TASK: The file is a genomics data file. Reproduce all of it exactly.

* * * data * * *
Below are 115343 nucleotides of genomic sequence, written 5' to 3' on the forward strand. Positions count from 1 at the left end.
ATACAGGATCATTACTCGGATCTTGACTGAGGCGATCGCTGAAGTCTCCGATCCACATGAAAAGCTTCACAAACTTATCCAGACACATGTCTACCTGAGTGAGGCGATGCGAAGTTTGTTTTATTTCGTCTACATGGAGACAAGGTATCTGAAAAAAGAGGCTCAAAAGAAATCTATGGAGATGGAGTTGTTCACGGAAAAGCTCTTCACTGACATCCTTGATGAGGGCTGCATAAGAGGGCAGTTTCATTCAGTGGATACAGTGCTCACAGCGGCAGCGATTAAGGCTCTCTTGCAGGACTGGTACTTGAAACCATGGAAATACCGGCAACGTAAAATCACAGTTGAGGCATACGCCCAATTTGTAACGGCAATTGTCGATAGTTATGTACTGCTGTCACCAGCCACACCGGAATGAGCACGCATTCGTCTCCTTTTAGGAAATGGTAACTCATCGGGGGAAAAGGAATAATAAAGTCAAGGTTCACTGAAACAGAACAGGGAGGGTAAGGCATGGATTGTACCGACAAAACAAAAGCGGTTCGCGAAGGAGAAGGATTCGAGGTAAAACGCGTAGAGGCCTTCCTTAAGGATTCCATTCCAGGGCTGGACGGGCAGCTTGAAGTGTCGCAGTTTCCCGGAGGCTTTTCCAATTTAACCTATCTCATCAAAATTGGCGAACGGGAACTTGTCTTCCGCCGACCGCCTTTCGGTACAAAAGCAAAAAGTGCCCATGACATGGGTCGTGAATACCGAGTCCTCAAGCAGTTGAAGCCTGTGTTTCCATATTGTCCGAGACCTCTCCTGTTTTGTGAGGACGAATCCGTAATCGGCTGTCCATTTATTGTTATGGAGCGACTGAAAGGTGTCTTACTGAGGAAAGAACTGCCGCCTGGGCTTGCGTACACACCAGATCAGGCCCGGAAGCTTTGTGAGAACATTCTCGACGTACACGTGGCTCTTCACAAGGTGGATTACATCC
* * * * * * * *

Below are 115343 nucleotides of genomic sequence, written 5' to 3' on the forward strand. Positions count from 1 at the left end.
ATACAGGATCATTACTCGGATCTTGACTGAGGCGATCGCTGAAGTCTCCGATCCACATGAAAAGCTTCACAAACTTATCCAGACACATGTCTACCTGAGTGAGGCGATGCGAAGTTTGTTTTATTTCGTCTACATGGAGACAAGGTATCTGAAAAAAGAGGCTCAAAAGAAATCTATGGAGATGGAGTTGTTCACGGAAAAGCTCTTCACTGACATCCTTGATGAGGGCTGCATAAGAGGGCAGTTTCATTCAGTGGATACAGTGCTCACAGCGGCAGCGATTAAGGCTCTCTTGCAGGACTGGTACTTGAAACCATGGAAATACCGGCAACGTAAAATCACAGTTGAGGCATACGCCCAATTTGTAACGGCAATTGTCGATAGTTATGTACTGCTGTCACCAGCCACACCGGAATGAGCACGCATTCGTCTCCTTTTAGGAAATGGTAACTCATCGGGGGAAAAGGAATAATAAAGTCAAGGTTCACTGAAACAGAACAGGGAGGGTAAGGCATGGATTGTACCGACAAAACAAAAGCGGTTCGCGAAGGAGAAGGATTCGAGGTAAAACGCGTAGAGGCCTTCCTTAAGGATTCCATTCCAGGGCTGGACGGGCAGCTTGAAGTGTCGCAGTTTCCCGGAGGCTTTTCCAATTTAACCTATCTCATCAAAATTGGCGAACGGGAACTTGTCTTCCGCCGACCGCCTTTCGGTACAAAAGCAAAAAGTGCCCATGACATGGGTCGTGAATACCGAGTCCTCAAGCAGTTGAAGCCTGTGTTTCCATATTGTCCGAGACCTCTCCTGTTTTGTGAGGACGAATCCGTAATCGGCTGTCCATTTATTGTTATGGAGCGACTGAAAGGTGTCTTACTGAGGAAAGAACTGCCGCCTGGGCTTGCGTACACACCAGATCAGGCCCGGAAGCTTTGTGAGAACATTCTCGACGTACACGTGGCTCTTCACAAGGTGGATTACATCC